Experimental Psychology Ph.D.
- Program Overview
- Experimental Ph.D. Manual
- Experimental Faculty
- Financial Aid
- Course Requirements
- Optional Concentrations
- Policies & Procedures
- Thesis, Dissertation & Comprehensive Exams
- Learning Objectives
Contact the Director of Experimental Training
The experimental psychology program focuses on a scientific investigation of normal psychological processes. The purpose of the five-year program of study is to prepare students for scholarly work as well as basic and applied research in these processes.
Program requirements include coursework in a broad array of content areas, although students work closely with their faculty advisers to plan programs of study that reflect their own professional interests and goals. As part of their training, students are expected to complete extensive coursework in statistics and research methodology, reflecting the belief that students who develop skills in these areas will be better prepared to tackle both basic and applied research problems in psychology.
Throughout their graduate study, students are expected to be actively involved in research. This includes completing a master?s thesis and doctoral dissertation. With faculty in the experimental psychology program committed to collaborative, cross-disciplinary research, students often engage in research partnerships with faculty and students outside of their own areas of specialization.
Time to Degree: The Ph.D. program typically requires five years to complete.
Career & Research Opportunities
The great majority of Ohio University's Psychology graduates take positions in academic settings, ranging from universities to two-year colleges, and in research settings, both public and industrial. Most graduates in recent years have found that their teaching experience in the Psychology Department benefited them substantially.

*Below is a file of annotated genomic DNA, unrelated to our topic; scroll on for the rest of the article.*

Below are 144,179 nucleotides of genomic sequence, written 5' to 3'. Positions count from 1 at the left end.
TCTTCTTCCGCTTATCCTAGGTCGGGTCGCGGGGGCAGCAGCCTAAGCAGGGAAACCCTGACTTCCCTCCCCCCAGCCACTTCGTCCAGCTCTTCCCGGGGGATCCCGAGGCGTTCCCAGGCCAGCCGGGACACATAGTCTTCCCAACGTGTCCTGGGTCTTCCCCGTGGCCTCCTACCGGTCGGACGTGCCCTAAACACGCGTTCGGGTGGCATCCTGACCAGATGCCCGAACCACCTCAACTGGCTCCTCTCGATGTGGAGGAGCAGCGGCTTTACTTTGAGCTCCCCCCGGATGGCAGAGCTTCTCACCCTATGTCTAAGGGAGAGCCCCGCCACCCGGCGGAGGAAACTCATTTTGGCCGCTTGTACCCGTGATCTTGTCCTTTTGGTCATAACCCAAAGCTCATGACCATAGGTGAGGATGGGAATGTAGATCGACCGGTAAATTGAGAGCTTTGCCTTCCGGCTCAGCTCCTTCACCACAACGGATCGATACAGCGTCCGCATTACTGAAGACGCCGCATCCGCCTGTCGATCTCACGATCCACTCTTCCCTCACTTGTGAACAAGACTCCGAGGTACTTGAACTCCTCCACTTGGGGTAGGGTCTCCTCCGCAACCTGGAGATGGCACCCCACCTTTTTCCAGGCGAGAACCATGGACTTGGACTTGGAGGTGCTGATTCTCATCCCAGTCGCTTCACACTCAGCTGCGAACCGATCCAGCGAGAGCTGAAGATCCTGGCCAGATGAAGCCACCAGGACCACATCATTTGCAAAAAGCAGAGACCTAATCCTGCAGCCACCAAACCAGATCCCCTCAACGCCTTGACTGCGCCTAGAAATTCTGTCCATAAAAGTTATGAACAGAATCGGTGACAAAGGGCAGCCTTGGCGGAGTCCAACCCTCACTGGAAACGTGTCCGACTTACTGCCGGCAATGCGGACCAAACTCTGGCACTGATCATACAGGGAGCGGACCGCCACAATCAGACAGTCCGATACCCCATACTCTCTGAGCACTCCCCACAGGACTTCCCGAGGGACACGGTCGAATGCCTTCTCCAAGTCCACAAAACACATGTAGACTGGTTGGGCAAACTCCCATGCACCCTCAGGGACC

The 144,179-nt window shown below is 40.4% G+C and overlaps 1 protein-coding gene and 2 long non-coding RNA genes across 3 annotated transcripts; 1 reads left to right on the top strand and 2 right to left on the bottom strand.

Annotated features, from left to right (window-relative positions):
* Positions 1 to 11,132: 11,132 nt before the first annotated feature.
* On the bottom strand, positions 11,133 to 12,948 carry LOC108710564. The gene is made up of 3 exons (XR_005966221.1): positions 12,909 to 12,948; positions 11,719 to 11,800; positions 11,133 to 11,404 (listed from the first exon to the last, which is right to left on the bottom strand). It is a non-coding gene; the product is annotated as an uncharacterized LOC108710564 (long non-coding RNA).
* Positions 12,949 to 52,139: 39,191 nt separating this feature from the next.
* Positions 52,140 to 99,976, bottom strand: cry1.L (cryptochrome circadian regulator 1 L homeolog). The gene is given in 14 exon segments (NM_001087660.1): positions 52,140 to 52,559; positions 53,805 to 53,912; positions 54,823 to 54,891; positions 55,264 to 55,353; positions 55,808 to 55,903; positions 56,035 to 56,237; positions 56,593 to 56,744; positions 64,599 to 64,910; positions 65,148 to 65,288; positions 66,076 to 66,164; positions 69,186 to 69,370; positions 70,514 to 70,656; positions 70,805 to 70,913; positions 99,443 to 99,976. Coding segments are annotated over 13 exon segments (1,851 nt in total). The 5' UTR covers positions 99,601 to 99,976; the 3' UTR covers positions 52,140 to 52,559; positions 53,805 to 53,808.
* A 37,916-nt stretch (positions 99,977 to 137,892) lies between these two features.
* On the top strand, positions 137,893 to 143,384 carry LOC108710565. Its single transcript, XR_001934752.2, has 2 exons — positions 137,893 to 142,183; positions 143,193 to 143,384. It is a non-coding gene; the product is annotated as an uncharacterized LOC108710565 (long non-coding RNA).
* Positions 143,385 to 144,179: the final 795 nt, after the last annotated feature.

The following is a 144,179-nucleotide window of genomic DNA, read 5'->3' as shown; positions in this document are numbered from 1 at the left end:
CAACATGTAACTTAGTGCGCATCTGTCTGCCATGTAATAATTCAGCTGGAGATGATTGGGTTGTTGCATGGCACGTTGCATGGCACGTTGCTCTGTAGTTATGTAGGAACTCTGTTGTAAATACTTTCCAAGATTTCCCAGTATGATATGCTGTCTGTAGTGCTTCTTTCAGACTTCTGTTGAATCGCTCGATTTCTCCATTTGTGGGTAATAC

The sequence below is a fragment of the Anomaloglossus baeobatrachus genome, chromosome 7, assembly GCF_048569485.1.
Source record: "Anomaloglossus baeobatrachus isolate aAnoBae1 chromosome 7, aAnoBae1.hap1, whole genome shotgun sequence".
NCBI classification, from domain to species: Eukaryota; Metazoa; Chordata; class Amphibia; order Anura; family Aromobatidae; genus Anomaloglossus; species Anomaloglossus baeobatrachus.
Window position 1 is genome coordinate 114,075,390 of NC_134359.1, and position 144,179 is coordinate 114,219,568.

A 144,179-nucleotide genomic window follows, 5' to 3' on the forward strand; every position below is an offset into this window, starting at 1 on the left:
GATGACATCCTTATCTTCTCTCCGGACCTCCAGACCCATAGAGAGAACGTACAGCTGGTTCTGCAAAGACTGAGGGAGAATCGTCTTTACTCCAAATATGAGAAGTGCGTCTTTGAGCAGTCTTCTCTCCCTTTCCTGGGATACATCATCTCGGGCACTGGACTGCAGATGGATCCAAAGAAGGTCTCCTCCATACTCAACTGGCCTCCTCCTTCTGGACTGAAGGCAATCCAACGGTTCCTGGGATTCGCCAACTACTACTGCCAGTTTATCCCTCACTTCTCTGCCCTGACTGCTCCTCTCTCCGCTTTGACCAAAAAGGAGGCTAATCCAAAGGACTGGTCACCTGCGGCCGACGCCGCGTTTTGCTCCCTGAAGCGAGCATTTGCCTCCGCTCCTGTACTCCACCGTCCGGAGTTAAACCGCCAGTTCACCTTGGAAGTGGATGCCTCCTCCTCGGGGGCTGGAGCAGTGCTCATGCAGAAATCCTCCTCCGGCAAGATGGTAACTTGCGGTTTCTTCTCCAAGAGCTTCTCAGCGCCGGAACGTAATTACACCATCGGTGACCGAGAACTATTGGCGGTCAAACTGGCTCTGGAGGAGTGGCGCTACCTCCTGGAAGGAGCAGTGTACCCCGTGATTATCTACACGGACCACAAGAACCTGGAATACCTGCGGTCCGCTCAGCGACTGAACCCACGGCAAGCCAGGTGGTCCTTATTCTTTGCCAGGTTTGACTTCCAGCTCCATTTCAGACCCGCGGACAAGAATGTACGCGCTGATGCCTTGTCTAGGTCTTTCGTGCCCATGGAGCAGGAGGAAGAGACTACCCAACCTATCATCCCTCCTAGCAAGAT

Students who are admitted to the experimental psychology program may elect to complete any of the following specializations.
- Applied Quantitative
- Cognitive Psychology
- Health Psychology
- Industrial/Organizational Psychology
- Social Psychology
Students may also pursue an optional concentration in addition to their primary specialization.
The mission of the doctoral program in experimental psychology is to offer an outstanding and distinctive graduate education that prepares students for careers in academic and other professional settings and that produces graduates who have a comprehensive understanding of a substantive area of experimental psychology, who have the quantitative and methodological expertise to conduct rigorous, cutting-edge research, and who are equipped with the skills to provide competent psychological services to their clients, in the case of graduates in industrial/organizational psychology.
Program Learning Objectives
Knowledge Base in Content Area: Students will demonstrate a thorough understanding of the major concepts, theoretical perspectives, empirical findings, and historical trends in one of the substantive areas of psychology.
Research Methods in Psychology: Students will develop strong research skills that will enable them to contribute original and independent insights to the existing psychological literature.
Critical Thinking Skills in Psychology: Students will develop the ability to critically analyze the body of scholarship comprising psychological science.
Values in Psychology: Students will behave in a manner that reflects appropriate professional values and ethical standards.
Communication Skills: Students will develop excellent written and oral communication skills.
Teaching Skills: Students will develop strong teaching skills that will enable them
- to effectively convey the content knowledge of psychology to audiences with diverse backgrounds, such as undergraduates and community members,
- to showcase the value and necessity of critical thinking for advancing psychological theory and for finding viable solutions to complex real-world problems of a psychological nature and otherwise
- to showcase the value and necessity of integrative thinking (i.e., finding the commonalities in seemingly disparate ideas) for advancing psychological theory and for finding viable solutions to complex real-world problems of a psychological nature and otherwise